When Craig arrived at the gig, most of the sad people were already there. They were gathered in a corner at the back. They noticed that the women were all in the crowd but they hadn't gathered in a group. Sometimes they looked at each other and nodded. Hope Joe spoke to the audience between songs. After a song about saving the hay he said, "When I was walking across the yard in the dark I stood on something. It was probably a twig, but the sound it made and the way it felt under my shoe instilled in my mind the image of a rat's tail. In the unlikely event that it was a rat's tail, the likelihood is that it was attached to a rat's body. This rat would probably have been dead, or else it would have run for cover long before my foot reached the place where it was keeping its tail. Unless the rat was deaf. If the rat was deaf then it must have lacked feeling in its tail, otherwise I would have heard the rat running away with its tail after I lifted my foot. I am not deaf. If it was a deaf rat with a paralysed tail, and not a twig, then I'm glad I stood on its tail and not its head, but not as glad as the rat, assuming it hadn't lost all feeling in its head as well."

The women spent the next few minutes looking at each other and nodding. No one applauded when Hope Joe finished a song. Some of the audience looked at each other and the rest just stared blankly at him. Craig got the impression that the silence was an expression of a deep appreciation of the music. Hope Joe got this impression as well. He seemed to be genuinely moved by the silence. At the end of the gig there were tears in his eyes. "Thank you for being so kind to me," he said, and he left the stage to a deafening silence.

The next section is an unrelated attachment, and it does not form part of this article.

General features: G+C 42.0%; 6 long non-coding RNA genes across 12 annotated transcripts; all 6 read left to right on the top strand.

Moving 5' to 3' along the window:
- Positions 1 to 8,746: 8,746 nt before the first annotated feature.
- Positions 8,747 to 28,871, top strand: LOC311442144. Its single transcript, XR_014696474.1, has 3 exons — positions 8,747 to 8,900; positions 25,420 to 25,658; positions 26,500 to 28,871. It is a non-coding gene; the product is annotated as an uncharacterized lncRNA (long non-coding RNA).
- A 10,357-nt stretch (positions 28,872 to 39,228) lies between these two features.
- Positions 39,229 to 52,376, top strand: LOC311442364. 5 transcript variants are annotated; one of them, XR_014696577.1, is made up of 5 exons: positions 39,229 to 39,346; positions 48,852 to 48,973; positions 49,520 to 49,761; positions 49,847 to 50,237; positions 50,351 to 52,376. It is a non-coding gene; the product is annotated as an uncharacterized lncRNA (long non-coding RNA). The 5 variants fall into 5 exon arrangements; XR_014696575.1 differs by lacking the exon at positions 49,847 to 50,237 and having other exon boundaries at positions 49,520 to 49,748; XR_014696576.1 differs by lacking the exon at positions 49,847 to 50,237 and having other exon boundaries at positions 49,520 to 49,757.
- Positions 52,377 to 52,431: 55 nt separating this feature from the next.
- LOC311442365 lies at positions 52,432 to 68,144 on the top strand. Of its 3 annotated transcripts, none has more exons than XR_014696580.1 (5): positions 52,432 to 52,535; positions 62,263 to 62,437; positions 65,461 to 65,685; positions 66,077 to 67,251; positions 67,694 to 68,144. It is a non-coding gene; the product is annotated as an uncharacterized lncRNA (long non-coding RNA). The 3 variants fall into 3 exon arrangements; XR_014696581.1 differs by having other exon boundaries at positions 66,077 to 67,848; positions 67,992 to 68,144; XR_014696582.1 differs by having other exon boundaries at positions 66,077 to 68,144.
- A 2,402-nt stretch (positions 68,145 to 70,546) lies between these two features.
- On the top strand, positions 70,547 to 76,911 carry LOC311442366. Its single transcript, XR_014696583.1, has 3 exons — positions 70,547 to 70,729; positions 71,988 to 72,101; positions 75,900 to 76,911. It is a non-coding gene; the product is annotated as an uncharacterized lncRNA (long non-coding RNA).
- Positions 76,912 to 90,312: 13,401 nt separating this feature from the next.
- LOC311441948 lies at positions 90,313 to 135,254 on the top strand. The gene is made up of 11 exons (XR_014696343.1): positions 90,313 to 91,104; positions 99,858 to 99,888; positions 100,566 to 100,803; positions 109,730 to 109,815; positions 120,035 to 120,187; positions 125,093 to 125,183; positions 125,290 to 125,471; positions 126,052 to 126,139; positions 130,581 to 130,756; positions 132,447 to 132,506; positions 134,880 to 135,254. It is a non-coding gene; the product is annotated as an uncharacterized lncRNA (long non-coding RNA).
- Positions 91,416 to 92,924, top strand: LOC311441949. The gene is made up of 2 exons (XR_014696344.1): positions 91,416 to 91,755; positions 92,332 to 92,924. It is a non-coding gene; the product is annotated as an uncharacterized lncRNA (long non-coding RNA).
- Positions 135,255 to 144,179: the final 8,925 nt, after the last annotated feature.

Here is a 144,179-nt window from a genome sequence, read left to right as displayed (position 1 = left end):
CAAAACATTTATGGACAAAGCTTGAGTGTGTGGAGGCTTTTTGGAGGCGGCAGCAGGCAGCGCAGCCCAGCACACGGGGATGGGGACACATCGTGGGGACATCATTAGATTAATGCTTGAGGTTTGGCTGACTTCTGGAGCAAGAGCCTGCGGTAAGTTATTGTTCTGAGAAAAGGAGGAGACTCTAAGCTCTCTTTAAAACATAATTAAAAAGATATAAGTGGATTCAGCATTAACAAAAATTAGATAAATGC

The sad people saw the women at the rocks again that night. On the following evening, Craig and the other sad people were on their way to a telephone booth when they bumped into the women. The two groups just looked at each other. Craig could see that the women were trying to figure out what the sad people were up to.

After weeks of observation by both sides, they both realised that no one was up to anything. The women were meeting to do nothing because doing nothing together was better than doing nothing on their own. Apart from going to gigs, they spent most of their time together just being together. When the two groups realised that they shared a common purpose, or lack of purpose, they joined forces. They'd meet on the beach at night, and sometimes they'd go to gigs. The women learnt some of the sad people's language, and the sad people learnt how to speak the women's silence.

The moose's head over the fireplace doesn't like the heat. We have an electric fan to keep him cool. One of our neighbours called around to see us on the bank holiday. It took him four hours to reach our house. He got lost on the way, and he took out his compass, but it melted in his hand. It was made out of chocolate. I think the sun has affected his head.